Tucked underground in Fresno, California, is an amazing cavernous creation carved by one industrious Italian Immigrant named Baldassare Forestiere. Known as the Forestiere Underground Gardens, the estate is now open to the public to inspect, and is well worth the trip.Around 1900 Baldassare bought over 20 acres of land where he intended to cultivate a fruit orchard, but he soon realized that the soil was not good for this. Frustrated by this realization and the intense valley heat, he decided to dig into the rocky subsoil to create a cooler place to reside. He remembered the catacombs back in Europe.Over the next 40 years he just kept digging, without any particular plan. He thought it might eventually become a Mediterranean-style resort. He used simple hand tools, never resorting to dynamite.Early on he decided to experiment with planting some fruit trees and grape vines down in the cavernous recesses, taking advantage of the more temperate climate down there. He discovered that citrus trees did particularly well, as long as they had enough light from open skylights.His own domestic space was very basic and rustic, but he was content. There was a small wood stove for cooking and winter heating.There is another article about these amazing diggings www.vcstar.com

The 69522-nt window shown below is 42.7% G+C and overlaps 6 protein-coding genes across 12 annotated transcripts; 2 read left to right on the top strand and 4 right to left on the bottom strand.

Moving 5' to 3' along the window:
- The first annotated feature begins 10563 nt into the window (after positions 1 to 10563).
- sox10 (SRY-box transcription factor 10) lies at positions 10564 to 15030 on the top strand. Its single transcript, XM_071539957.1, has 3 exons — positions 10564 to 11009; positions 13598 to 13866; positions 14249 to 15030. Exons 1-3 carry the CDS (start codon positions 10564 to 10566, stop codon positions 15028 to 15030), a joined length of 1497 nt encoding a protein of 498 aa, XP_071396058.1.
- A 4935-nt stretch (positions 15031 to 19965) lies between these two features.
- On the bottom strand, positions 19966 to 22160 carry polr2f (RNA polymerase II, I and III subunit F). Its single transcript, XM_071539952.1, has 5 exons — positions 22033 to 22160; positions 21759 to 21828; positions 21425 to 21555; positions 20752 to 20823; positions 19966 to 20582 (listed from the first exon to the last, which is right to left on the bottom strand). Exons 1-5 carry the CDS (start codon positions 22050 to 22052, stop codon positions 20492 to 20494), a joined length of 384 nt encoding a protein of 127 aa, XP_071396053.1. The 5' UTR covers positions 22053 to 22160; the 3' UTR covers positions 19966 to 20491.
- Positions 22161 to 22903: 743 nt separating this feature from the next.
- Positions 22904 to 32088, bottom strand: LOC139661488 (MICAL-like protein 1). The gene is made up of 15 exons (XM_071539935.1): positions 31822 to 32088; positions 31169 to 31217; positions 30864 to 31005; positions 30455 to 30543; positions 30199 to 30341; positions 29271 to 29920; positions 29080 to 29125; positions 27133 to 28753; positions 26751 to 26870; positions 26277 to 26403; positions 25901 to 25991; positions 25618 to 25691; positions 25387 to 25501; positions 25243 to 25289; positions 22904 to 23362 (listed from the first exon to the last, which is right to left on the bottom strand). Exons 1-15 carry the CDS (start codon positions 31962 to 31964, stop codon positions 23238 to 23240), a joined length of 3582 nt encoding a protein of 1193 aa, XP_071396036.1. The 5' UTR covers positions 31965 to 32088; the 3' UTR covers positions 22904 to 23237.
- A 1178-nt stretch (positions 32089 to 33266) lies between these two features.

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The Forestiere Underground Gardens — 3 Comments

  1. I love that this man did this. How did he get it done regarding county building inspectors, building permits and such?
    Was it just early enough in the century that the bureaucracy had not yet developed?
    This is not an idle question.
    I live in SoCal and want to build an earthbag home but my county is rigidly enforcing stick-built ONLY homes.

    • I think you are right that around the previous turn of the century such regulation was not enforced, especially on rural farm land. There have been some permitted earthbag projects in Southern California, for instance in Hesperia with CalEarth.

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